OSCAR WILLIAMS-GRUT is wowed by Girton’s fairytale Spring Ball, complete with swings, sushi and Sailor Jerry’s.
Once Upon A Storytime
16th March 2012, £89
Go to Girton Spring Ball. Seriously, do it. Go pester your Girton friends for a ticket to next year’s, or go and make Girton friends if you don’t have any.
Spring/Snow balls always struck me as the silver medal to May Balls’ gold, but last night Girton was as shining a nugget as anything May Week can muster.
I’d never been to Girton before last night, but from the first moment I joined the queue I was impressed. The fairytale theme worked perfectly with the setting, with the towering column of Girton’s entrance conjuring visions of Narnia.
The illusion continued once inside, with an oversized ‘Once’ lurking in the bushes. A projection onto a building in Cloisters Court made the building shift and swirl and at times be occupied by spectral dancers.
In Woodlands court, the simple idea of putting coloured lights in students’ windows across the court worked wonders, while a huge boat swing, which looked like it was “held together with hope” according to one friend, provided the seat-of-your-pants entertainment that childhood is all about.
Inside, the building came alive. Strobe and strip lighting along the floors of corridors gave them a hallucinogenic and kaleidoscopic effect, like Wonka’s wondrous boat ride. In Discoland (Hall), polystyrene clouds hung from the ceiling, while projections of the night sky above mimicked Hogwarts. Even small details like blocking off stairs by covering them with teddy bears showed fantastic creativity.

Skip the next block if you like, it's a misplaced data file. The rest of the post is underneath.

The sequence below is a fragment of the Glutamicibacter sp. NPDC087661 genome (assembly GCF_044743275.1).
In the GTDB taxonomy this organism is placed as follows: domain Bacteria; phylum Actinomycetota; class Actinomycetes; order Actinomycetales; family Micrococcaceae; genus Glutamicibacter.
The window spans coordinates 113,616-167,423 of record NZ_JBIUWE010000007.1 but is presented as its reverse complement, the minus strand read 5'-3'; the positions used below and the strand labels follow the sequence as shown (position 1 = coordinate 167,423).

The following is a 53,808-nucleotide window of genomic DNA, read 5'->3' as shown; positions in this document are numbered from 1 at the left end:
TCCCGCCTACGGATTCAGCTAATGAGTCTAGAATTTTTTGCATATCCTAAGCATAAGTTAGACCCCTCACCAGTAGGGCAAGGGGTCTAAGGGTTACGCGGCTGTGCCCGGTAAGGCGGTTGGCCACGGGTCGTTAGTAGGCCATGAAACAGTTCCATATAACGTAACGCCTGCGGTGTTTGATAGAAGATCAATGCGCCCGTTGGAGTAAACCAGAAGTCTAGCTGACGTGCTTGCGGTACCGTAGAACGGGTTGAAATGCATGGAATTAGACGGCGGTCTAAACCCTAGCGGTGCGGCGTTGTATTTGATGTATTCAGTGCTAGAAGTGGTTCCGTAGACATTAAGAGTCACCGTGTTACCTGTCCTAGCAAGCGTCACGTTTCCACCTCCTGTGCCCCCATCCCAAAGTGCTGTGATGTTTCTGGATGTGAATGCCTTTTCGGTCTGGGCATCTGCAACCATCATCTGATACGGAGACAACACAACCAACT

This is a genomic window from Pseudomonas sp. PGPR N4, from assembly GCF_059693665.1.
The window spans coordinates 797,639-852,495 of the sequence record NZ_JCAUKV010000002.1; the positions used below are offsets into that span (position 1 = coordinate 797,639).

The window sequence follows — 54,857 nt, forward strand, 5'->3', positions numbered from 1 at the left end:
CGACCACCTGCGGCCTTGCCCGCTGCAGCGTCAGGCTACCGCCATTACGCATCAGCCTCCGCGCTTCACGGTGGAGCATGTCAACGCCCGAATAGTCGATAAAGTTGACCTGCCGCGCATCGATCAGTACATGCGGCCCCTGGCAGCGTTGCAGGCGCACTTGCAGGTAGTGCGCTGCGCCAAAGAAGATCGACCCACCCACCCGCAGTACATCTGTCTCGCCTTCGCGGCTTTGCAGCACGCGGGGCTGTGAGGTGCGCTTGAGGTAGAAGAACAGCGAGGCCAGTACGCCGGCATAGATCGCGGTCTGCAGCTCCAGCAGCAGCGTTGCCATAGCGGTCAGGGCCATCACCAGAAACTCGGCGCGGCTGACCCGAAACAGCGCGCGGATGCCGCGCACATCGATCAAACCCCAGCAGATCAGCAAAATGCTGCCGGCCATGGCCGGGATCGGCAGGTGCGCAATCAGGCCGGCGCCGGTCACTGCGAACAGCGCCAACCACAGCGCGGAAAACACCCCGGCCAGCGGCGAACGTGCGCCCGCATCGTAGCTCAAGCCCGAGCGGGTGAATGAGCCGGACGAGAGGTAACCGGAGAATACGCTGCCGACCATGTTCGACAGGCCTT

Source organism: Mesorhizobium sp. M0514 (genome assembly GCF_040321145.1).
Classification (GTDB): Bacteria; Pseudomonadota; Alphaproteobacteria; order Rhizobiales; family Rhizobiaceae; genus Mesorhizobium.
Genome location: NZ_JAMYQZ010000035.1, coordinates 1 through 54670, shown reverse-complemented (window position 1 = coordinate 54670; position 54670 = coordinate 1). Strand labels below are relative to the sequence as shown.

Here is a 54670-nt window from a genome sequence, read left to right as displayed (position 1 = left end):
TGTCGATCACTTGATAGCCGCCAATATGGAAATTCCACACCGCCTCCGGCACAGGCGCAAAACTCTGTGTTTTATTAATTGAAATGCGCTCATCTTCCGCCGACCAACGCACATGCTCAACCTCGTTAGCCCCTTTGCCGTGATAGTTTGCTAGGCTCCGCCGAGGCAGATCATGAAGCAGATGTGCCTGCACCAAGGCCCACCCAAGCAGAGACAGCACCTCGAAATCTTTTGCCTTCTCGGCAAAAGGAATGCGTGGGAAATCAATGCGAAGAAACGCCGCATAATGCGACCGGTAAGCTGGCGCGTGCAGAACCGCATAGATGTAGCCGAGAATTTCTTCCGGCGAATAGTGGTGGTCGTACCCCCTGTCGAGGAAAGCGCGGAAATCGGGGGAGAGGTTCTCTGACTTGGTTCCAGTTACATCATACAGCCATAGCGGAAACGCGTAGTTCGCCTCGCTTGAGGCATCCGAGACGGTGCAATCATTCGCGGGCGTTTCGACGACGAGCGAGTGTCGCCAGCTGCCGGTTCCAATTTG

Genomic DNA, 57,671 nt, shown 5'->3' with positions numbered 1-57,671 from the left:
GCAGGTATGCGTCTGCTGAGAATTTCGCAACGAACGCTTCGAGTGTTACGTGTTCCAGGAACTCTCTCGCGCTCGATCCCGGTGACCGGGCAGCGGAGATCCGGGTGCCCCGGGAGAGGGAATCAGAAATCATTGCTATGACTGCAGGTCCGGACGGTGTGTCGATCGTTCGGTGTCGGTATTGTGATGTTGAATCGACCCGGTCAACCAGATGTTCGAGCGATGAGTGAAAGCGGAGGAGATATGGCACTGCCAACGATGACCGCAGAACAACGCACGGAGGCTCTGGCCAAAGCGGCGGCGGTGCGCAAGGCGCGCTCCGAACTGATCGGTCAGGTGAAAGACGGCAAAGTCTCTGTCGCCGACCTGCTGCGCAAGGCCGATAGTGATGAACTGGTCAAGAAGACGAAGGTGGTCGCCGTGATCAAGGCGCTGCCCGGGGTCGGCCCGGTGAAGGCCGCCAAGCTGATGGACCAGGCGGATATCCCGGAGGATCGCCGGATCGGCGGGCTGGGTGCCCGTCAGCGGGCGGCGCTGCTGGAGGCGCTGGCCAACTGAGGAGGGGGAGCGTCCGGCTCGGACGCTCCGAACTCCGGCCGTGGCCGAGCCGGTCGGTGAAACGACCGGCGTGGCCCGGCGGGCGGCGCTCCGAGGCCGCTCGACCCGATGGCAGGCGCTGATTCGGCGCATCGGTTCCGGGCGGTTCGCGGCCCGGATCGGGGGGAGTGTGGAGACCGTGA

Often the committee didn’t need to do much to make the surroundings special. The old library, used for tarot readings and fortune telling,already looked incredible and the cheese and fruit spreads in the fellows lounge, along with various string and brass quartets throughout the night, made the room feel like the drawing room of the Titanic.
But enough about what it looked like, what about the food? What about the enterta
inment? What about the booze?
Across the board the committee gave incredible value for money. Hungry? How about some Sushi, or Paella, or a Hog Roast, or Mussels in white wine sauce? Yes, mussels in white wine sauce.
Want a drink? Sailor Jerry’s rum and Hendrick’s gin were on hand with stands to whet your whistle, while Cambridge’s very own River Bar were making some of the most delicious cocktails you’ve ever had, including the Dark n’ Stormy, made with 3-year-aged Havanna rum. One of those alone would set you back a tenner in the real world. But it wasn’t the real world, it was a fairytale!
But there were some downsides. The entertainment was good but didn’t shine. Not many had heard of headliner Loick Essien, and though he gave a good performance he didn’t have the star quality needed.
Radio 1 DJ Nick Grimshaw was also a bit of a disappointment. His set of R’n’B and rap classics went down well, but iTunes could have done a better job mixing – do we really need to hear the first half of ‘Fix Up Look Sharp’ twice in a row?
The student entertainment on the other hand was fantastic. Itchy Feet had crowds grooving in Discoland while DJs in the dance tent had guests dancing until dawn.
If I had to pick holes, the queues for food and drink were too long initially, the Hendrick’s stand ran out disappointingly early around 11.30 and the comedy was inaudible to anyone but the first few rows.
But there was plenty else to keep people busy: photo booths, acoustic rooms, a helter skelter, dodgems… the list goes on.
The whole night was a success. There was always more to explore, more to see and more to do. As I said before, go to Girton Spring Ball. Seriously, do it.
Food and drink:
Value for money:
Star Attraction: The whole place looked fantastic
Biggest turn-off: Nick Grimshaw’s terrible DJ tekkers